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Python Remove Duplicates From List

Use a set to remove duplicate elements from a list without changing the order of elements.

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Remove duplicates. A list contains duplicate elements. How can we remove them? Some approaches may lead to the elements becoming reordered, but this is not necessary.

Duplicate notes. We can use the set built-in—this code is simpler but changes order. To preserve order, we use a for-loop and check a set and append to a new list.

Set built-in. Here we use the set() built in to remove duplicates. This code is simpler, but it may reorder elements in some Python implementations.
Part A: We convert the string list into a set—and sets must have only unique elements. So this removes duplicates.
List, strings
Part B: We convert the set back into a list. In these two conversions, the elements are reordered (sorted).
Important: Note how the "fish" is placed before the "bird" in the resulting list—set() reorders elements.
Python program that removes duplicates, reorders # Our input list. values = ["bird", "bird", "fish"] # Part A: convert to a set. set = set(values) # Part B: convert the set back into a list. result = list(set) print(result) Output ['fish', 'bird']

Def example. We introduce the remove_duplicates method. It receives a list and loops over its values. It maintains 2 collections: an output list and a set.
Set: The set, seen, tracks which elements have already been encountered. Sets have only unique elements.
Set
So: We append elements to our list that have not been seen yet. This means all duplicates are removed, but ordering is not affected.
Python program that removes duplicates from list def remove_duplicates(values): output = [] seen = set() for value in values: # If value has not been encountered yet, # ... add it to both list and set. if value not in seen: output.append(value) seen.add(value) return output # Remove duplicates from this list. values = [5, 5, 1, 1, 2] result = remove_duplicates(values) print(result) Output [5, 1, 2]

Has duplicates. This code checks a list for duplicates, but does not remove anything. It uses a nested loop. The inner for-loop only checks the following elements, not the preceding ones.
Note: This could be a performance disaster on extremely large collections. But for small things, it is effective.
Note 2: For large collections, using a set or dictionary to check for duplicates is a better option.
Python program that implements has_duplicates def has_duplicates(values): # For each element, check all following elements for a duplicate. for i in range(0, len(values)): for x in range(i + 1, len(values)): if values[i] == values[x]: return True return False # Test the has_duplicates method. print(has_duplicates([10, 20, 30, 40])) print(has_duplicates([1, 2, 3, 1, 2])) print(has_duplicates([40, 30, 20, 40])) print(has_duplicates(["cat", "dog", "bird", "dog"])) print(has_duplicates([None, 0, 1, 2])) Output False True True True False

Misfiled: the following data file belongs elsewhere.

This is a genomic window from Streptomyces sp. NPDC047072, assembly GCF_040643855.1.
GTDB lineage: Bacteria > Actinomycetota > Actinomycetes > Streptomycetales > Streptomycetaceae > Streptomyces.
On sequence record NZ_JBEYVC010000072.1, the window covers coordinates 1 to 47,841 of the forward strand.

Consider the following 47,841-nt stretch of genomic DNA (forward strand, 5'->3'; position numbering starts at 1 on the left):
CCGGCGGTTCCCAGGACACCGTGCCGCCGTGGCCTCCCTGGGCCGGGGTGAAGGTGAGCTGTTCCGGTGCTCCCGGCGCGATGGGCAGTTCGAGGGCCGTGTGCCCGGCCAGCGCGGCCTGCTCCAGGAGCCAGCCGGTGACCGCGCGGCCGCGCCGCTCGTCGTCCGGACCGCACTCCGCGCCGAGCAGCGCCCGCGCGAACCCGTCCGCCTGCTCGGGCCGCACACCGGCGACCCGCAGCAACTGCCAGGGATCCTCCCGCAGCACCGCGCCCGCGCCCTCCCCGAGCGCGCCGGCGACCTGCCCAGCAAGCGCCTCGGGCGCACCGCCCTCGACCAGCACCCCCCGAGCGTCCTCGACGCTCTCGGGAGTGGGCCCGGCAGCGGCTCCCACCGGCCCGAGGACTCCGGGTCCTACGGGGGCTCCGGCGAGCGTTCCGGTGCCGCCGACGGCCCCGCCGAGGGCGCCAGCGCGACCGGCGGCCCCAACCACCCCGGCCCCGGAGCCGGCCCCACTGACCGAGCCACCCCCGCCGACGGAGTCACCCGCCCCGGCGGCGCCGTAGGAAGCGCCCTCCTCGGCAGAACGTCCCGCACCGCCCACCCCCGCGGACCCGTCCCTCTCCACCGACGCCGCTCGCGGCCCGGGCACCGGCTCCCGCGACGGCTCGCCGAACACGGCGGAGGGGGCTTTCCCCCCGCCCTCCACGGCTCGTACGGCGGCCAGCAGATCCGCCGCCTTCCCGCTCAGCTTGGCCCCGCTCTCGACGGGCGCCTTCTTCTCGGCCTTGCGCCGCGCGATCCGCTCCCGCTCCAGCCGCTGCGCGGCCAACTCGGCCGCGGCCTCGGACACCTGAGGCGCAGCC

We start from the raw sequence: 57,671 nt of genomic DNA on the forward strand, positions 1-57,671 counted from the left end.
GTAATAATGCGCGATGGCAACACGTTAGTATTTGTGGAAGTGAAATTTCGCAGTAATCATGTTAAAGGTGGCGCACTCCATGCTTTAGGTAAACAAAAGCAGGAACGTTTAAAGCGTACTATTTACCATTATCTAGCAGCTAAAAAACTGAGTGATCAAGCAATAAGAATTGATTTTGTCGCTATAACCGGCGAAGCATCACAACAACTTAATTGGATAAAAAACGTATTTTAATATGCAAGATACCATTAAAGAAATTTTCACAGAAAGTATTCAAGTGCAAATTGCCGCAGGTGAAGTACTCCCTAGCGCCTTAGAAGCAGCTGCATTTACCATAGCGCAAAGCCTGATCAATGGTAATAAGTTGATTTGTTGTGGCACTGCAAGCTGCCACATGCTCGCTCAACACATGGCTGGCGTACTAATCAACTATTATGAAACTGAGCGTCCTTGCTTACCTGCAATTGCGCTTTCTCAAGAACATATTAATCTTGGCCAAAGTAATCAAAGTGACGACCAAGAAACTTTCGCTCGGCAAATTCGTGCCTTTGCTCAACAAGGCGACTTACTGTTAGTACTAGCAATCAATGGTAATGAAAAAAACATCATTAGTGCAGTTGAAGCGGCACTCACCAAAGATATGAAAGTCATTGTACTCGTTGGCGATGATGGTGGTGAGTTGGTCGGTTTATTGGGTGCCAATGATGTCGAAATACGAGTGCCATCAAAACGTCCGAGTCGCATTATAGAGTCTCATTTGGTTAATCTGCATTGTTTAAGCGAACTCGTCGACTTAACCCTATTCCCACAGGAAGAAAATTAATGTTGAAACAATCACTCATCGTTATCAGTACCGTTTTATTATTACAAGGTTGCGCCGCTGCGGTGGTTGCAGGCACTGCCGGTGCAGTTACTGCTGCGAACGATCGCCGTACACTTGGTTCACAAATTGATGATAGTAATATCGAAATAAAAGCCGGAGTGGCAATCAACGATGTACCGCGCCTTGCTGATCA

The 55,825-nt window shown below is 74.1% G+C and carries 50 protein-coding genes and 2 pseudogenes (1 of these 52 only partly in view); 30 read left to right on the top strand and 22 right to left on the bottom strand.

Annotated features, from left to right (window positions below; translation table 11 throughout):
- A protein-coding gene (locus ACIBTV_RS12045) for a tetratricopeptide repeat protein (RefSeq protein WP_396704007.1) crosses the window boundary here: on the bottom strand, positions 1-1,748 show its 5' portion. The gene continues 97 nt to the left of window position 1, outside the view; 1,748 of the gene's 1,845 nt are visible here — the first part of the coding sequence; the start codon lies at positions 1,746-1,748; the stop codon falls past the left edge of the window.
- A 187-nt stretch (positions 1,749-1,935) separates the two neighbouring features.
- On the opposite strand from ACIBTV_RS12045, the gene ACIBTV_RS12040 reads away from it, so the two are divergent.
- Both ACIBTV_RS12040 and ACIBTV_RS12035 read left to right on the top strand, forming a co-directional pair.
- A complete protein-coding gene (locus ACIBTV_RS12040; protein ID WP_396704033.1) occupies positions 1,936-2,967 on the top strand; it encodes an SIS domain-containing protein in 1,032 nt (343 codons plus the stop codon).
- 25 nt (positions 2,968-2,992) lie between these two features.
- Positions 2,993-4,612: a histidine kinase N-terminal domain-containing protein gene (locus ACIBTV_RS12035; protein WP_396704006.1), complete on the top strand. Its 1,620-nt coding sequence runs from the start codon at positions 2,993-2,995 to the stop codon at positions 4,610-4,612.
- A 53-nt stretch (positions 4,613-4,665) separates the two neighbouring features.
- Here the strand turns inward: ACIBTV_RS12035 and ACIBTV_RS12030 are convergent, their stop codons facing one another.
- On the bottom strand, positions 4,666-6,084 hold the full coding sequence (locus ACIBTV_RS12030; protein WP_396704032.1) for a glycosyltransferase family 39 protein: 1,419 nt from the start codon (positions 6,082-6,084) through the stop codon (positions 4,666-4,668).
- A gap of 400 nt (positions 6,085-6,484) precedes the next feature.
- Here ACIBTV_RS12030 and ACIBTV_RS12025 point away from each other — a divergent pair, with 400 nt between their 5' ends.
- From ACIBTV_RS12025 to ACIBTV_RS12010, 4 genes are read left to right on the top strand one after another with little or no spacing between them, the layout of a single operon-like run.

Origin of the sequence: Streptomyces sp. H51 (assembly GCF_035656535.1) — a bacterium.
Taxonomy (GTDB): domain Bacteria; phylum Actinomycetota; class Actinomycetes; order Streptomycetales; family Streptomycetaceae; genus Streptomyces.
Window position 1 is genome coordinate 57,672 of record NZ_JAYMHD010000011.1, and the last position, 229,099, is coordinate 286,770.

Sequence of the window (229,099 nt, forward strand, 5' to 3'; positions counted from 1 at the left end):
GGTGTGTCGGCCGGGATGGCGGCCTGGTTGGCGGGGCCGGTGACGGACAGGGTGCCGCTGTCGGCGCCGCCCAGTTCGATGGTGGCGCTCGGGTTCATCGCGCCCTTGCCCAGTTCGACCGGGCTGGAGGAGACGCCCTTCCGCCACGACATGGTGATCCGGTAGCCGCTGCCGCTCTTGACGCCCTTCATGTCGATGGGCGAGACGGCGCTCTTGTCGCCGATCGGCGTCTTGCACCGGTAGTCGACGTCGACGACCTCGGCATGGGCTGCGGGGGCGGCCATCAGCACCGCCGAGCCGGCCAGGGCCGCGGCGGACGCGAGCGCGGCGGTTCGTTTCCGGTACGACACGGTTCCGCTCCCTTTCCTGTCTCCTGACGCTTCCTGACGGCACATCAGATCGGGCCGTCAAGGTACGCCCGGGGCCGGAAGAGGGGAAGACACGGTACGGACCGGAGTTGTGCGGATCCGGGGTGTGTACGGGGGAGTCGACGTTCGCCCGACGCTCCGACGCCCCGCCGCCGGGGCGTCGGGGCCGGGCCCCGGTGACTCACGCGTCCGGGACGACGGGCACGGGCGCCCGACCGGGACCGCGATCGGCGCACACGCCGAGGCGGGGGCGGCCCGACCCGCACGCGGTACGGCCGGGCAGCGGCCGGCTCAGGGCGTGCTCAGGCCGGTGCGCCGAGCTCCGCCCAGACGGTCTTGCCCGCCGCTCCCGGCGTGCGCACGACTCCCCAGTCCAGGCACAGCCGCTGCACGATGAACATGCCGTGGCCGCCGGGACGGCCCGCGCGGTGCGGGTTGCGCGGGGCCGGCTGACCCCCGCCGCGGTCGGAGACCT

Benchmark, has duplicates. Should we ever check before removing duplicates? On a six-element list, we test the performance of has_duplicates.
Version 1: This version of the code checks to see if duplicates exist in the list before removing them.
Version 2: Here we just remove duplicates immediately, without checking to see if any duplicates exist.
Result: For a six-element list with no duplicates, using nested for-loops to check was faster than using the set built-in.
However: This test assumes no duplicates are ever found. This is a worthwhile optimization if duplicates are rare and lists are small.
Python program that times has_duplicates method, set import time def has_duplicates(values): # Same as above example. for i in range(0, len(values)): for x in range(i + 1, len(values)): if values[i] == values[x]: return True return False # Contains no duplicates. elements = [100, 200, 300, 400, 500, 600] print(time.time()) # Version 1: test before using set. for i in range(0, 10000000): if has_duplicates(elements): unique = list(set(elements)) else: unique = elements print(time.time()) # Version 2: always use set. for i in range(0, 10000000): unique = list(set(elements)) print(time.time()) Output 1420055657.667 1420055657.838 has_duplicates: 0.171 s [PyPy] 1420055658.061 set, list: 0.223 s

Some notes. Programs often can do the same thing in different ways. Some approaches may be more efficient. Others may be more concise or easy to read.

A review. We removed duplicates from lists. For removing duplicates from a list, a custom method may be needed to retain ordering of elements.

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